Thursday, January 27, 2011

Surviving Snow-Fatigue, or Snow Derangement Syndrome

With the huge amounts of snow, cold and grey skies we have had this Winter, many of us are feeling desperate for warmth and sunshine. Unless you have the good fortune to be able to flee to a tropical hideaway, it's a good idea to shake up your routine. 
  • Humor is healing. Seek out a funny friend or a favorite comedy.
  • If you have children, remember that you are not responsible for entertaining them. Challenge them to come up with new games and to entertain themselves. A great book full of old school, inexpensive activities is "The Orange Mama Laid", by Kirsten Denny. (Available on Amazon)
  • Get outside on sunny days. Even better, leave your sunscreen off for 15 minutes to maximize absorption of Vitamin D.
  • If you exercise, try a new sport or class to create some novelty for your body and brain.
  • Plan your real or imagined spring garden. Consider starting seedlings indoors in March. Visualizing a bountiful garden and planning for fresh food will lift your spirits.
  • Do a good deed. Even small acts like offering a smile to a cranky neighbor or letting someone into traffic have been scientifically proven to reduce stress and create a feeling of well-being.
  • Check your caffeine intake. We often unconsciously increase our caffeine consumption during the Winter to keep the cold at bay. If this is the case for you, gradually bring it back down to no more than two to three cups a day. More than that can cause irritability and interfere with sleep.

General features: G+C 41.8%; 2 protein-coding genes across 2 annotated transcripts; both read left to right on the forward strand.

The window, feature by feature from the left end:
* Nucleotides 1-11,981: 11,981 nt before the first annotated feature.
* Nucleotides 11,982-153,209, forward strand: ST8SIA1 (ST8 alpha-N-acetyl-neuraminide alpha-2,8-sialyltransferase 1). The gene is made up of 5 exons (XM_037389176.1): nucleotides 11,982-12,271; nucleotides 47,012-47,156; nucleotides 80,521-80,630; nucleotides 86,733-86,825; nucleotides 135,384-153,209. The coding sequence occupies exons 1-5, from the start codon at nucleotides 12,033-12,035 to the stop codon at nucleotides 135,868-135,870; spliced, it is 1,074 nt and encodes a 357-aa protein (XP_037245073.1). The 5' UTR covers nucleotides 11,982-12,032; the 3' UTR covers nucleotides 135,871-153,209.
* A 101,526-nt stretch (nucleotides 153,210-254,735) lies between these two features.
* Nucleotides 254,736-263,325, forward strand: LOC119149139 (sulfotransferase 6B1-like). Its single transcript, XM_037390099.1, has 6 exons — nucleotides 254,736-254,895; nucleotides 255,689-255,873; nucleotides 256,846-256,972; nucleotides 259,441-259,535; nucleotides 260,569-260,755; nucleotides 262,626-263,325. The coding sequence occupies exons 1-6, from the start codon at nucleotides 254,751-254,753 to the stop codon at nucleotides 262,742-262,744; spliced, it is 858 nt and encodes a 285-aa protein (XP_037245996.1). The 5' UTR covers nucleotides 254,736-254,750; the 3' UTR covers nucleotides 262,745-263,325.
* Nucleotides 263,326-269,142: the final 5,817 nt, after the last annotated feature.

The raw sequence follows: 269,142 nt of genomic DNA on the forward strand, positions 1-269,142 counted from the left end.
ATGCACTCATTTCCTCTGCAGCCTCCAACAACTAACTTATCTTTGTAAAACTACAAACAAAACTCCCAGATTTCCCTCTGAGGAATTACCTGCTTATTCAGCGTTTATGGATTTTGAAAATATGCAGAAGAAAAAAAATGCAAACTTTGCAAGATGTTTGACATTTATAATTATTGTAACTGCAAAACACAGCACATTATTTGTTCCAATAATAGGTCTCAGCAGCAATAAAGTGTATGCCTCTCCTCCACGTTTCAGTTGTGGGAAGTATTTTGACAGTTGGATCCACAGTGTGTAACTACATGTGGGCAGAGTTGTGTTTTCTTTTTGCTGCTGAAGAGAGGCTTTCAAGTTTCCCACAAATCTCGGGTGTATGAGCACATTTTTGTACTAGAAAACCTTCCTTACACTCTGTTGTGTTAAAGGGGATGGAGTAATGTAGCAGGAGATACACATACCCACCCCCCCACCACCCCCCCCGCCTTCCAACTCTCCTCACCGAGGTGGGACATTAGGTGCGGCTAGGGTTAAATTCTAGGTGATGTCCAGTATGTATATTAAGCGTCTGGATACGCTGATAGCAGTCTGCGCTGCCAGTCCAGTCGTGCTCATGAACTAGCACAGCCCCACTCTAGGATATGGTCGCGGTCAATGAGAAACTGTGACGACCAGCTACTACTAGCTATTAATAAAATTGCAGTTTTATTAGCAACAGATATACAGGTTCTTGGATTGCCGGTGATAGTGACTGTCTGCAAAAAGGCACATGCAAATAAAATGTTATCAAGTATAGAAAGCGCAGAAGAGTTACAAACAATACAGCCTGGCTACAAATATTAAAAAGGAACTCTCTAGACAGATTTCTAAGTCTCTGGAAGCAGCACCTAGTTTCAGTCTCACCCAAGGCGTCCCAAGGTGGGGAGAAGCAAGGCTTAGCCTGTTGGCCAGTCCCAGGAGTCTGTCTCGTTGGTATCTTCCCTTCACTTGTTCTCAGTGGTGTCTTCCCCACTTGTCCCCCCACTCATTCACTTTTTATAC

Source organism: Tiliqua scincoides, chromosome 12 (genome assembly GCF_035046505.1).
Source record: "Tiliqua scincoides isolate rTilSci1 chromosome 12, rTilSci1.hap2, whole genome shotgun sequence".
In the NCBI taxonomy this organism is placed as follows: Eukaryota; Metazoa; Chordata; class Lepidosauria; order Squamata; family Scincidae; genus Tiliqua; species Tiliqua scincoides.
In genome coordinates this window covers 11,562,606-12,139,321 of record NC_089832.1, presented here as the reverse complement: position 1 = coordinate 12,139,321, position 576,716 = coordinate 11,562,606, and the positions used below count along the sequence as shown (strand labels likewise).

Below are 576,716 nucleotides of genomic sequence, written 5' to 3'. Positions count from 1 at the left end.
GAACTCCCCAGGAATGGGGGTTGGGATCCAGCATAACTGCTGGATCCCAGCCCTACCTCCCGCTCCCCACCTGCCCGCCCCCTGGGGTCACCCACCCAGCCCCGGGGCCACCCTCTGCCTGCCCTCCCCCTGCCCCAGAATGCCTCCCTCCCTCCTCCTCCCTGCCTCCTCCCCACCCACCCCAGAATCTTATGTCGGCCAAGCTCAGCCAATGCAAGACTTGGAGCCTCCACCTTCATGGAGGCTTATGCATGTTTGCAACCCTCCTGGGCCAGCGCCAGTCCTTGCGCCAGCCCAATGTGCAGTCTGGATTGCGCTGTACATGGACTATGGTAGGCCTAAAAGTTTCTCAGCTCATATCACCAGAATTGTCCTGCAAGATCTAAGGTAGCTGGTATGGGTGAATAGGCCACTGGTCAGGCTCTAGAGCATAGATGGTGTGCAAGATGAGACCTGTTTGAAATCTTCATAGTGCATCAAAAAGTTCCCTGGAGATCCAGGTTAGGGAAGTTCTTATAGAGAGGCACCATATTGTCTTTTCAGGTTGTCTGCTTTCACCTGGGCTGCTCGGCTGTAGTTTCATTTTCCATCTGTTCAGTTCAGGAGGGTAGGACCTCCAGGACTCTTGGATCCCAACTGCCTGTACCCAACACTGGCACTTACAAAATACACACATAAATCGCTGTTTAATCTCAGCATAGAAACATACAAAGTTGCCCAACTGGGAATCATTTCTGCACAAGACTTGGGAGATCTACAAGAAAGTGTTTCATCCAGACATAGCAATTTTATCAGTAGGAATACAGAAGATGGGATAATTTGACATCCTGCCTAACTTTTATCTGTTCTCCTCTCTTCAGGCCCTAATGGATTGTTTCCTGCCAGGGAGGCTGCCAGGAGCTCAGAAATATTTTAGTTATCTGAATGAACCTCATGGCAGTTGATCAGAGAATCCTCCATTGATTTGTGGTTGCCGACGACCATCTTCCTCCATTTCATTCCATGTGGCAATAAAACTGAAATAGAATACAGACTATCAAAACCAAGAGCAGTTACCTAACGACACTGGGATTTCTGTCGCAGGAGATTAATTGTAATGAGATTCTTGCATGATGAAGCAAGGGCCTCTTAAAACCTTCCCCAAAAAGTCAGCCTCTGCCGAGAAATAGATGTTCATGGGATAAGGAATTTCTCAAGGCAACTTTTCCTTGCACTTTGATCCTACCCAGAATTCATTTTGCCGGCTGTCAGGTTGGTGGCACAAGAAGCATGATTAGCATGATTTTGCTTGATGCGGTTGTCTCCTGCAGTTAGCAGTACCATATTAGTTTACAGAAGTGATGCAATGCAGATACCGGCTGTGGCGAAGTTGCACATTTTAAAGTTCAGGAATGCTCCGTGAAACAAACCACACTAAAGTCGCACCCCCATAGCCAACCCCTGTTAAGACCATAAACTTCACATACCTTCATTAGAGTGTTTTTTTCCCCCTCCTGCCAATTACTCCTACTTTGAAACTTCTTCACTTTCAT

• More hours indoors can lead to more hot Toddys and wine by the fire. If you are prone to the blues, limit your alcohol intake as much as possible- it's a depressant, and it interferes with sleep. 
  • Low folic acid levels are associated with depression. A good source of folic acid is found in leafy green veggies. If they aren't your top food choice, chop them and add them to soups and stews for the last five to ten minutes of cooking. This works well with swiss chard and spinach.
  • Even my snow-loving Golden Retriever, Ginger, is struggling this Winter!
  • You've heard it before, but I would be remiss if I did not mention Omega 3 fatty acids, which play a crucial role in overall health. However, Omega 3's are found in greater concentrations in the brain than in other parts of the body, and have been shown to alleviate depression. Omega-3s can be found in fatty fish like wild salmon, sardines, Atlantic mackerel, and in lower quantities in ground flaxseeds, walnuts and omega-3 fortified eggs. Ground flaxseeds can be substituted for small portions of flour or pancake mix without sacrificing taste. Kirkland Signature Natural Fish Oil Concentrate with Omega-3 Fatty Acids - 400 Softgels